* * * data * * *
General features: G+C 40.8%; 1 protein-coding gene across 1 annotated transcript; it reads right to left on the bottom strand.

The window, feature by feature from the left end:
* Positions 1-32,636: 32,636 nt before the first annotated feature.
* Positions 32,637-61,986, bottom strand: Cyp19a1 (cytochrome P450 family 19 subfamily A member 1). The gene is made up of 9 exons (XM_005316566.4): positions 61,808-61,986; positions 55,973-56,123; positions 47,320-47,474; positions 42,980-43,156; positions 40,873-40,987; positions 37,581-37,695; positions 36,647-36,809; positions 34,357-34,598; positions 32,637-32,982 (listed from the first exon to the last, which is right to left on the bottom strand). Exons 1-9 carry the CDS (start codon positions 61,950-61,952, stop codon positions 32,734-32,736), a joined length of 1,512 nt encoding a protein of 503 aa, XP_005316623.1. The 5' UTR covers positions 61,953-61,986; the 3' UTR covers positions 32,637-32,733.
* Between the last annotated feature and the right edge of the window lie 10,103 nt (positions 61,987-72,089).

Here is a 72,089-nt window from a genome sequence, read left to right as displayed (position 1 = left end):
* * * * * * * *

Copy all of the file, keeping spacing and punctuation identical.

General features: G+C 40.8%; 1 protein-coding gene across 1 annotated transcript; it reads right to left on the bottom strand.

The window, feature by feature from the left end:
* Positions 1-32,636: 32,636 nt before the first annotated feature.
* Positions 32,637-61,986, bottom strand: Cyp19a1 (cytochrome P450 family 19 subfamily A member 1). The gene is made up of 9 exons (XM_005316566.4): positions 61,808-61,986; positions 55,973-56,123; positions 47,320-47,474; positions 42,980-43,156; positions 40,873-40,987; positions 37,581-37,695; positions 36,647-36,809; positions 34,357-34,598; positions 32,637-32,982 (listed from the first exon to the last, which is right to left on the bottom strand). Exons 1-9 carry the CDS (start codon positions 61,950-61,952, stop codon positions 32,734-32,736), a joined length of 1,512 nt encoding a protein of 503 aa, XP_005316623.1. The 5' UTR covers positions 61,953-61,986; the 3' UTR covers positions 32,637-32,733.
* Between the last annotated feature and the right edge of the window lie 10,103 nt (positions 61,987-72,089).

Here is a 72,089-nt window from a genome sequence, read left to right as displayed (position 1 = left end):